Quality of breast cancer treatment at a rural cancer center in Rwanda

Daniel S. O'Neil, Nancy L. Keating, Lydia E. Pace, Jean Marie V. Dusengimana, Vedaste Hategekimana, Aline Umwizera, Tharcisse Mpunga, Lawrence N. Shulman

Research output: Contribution to journalArticlepeer-review

17 Scopus citations


Purpose As breast cancer incidence and mortality rise in sub-Saharan Africa, it is critical to identify strategies for delivery of high-quality breast cancer care in settings with limited resources and few oncology specialists. We investigated the quality of treatments received by a cohort of patients with breast cancer at Butaro Cancer Center of Excellence (BCCOE), Rwanda's first public cancer center. Patients and Methods We reviewed medical records of all female patients diagnosed with invasive breast cancer at BCCOE between July 2012 and December 2013. We evaluated the provision of chemotherapy, endocrine therapy, surgery, and chemotherapy dose densities. We also applied modified international quality metrics and estimated overall survival using interval-censored analysis. Results Among 150 patients, 28 presented with early-stage, 64 with locally advanced, and 53 with metastatic disease. Among potentially curable patients (ie, those with early-stage or locally advanced disease), 74% received at least four cycles of chemotherapy and 63% received surgery. Among hormone receptor-positive patients,83%received endocrine therapy within1year of diagnosis. Fifty-seven percent of potentially curable patients completed surgery and chemotherapy and initiated endocrine therapy if indicated within 1 year of biopsy. Radiotherapy was not available. At the end of follow-up, 62% of potentially curable patients were alive, 24% were dead, and 14% were lost to follow-up. Conclusion Appropriate delivery of chemotherapy and endocrine therapy for breast cancer is possible in rural sub-Saharan African even without oncologists based on site. Performing timely surgery and ensuring treatment completion were key challenges after the opening of BCCOE. Further investigation should examine persistent quality gaps and the relationship between treatment quality and survival.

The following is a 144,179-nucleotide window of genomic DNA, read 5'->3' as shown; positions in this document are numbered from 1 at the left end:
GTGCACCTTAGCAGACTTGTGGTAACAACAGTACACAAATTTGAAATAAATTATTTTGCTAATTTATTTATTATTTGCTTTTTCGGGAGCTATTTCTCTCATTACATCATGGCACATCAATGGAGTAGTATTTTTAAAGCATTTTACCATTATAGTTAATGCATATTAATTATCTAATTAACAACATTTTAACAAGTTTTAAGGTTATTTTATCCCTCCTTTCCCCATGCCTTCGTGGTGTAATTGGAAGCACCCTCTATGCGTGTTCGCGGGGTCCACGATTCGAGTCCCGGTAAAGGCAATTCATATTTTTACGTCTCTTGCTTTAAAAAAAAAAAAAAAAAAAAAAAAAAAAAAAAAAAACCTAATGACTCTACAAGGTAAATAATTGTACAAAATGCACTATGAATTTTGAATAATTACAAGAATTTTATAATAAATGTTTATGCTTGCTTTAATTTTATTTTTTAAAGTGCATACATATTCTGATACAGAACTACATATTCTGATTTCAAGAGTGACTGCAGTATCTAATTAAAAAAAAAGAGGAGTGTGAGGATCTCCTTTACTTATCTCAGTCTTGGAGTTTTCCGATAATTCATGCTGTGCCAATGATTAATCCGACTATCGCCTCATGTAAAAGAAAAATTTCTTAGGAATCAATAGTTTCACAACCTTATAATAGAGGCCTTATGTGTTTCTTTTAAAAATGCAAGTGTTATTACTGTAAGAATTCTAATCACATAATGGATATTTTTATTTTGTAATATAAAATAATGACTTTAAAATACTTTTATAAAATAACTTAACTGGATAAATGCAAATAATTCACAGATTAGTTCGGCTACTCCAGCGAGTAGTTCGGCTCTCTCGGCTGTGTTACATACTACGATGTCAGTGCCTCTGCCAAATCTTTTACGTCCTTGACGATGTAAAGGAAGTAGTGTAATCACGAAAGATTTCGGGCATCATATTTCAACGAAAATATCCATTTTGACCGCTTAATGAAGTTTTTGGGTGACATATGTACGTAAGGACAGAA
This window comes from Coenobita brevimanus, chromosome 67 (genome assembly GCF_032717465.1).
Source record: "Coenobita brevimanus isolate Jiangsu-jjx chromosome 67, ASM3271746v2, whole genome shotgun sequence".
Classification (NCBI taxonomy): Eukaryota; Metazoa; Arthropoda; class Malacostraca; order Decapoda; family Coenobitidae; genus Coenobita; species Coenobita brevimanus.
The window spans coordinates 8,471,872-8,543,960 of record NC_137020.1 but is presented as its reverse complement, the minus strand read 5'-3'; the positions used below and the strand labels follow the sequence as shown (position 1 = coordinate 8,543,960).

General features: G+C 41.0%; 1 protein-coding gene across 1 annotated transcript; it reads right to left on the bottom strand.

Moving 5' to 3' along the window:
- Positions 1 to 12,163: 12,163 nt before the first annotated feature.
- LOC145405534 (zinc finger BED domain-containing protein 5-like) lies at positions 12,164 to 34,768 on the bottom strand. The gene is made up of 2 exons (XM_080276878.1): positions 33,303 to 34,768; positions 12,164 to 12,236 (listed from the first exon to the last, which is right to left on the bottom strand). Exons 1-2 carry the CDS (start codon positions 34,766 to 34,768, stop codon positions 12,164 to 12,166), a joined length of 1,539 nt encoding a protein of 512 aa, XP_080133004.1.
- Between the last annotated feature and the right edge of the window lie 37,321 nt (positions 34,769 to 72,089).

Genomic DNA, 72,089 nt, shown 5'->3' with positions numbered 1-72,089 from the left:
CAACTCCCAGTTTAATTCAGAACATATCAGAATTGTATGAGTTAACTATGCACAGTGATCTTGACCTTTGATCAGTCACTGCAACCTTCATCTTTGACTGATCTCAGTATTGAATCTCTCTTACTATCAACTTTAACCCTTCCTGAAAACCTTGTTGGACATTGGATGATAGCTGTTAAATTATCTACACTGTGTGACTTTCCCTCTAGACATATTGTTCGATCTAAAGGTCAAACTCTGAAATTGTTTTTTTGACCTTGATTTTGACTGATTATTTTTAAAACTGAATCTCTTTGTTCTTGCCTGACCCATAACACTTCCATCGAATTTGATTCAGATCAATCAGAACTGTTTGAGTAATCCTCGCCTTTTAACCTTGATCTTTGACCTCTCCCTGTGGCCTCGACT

Original languageEnglish (US)
Article number008672
JournalJournal of Global Oncology
Issue number4
StatePublished - 2018
Externally publishedYes

ASJC Scopus subject areas

  • Oncology
  • Cancer Research


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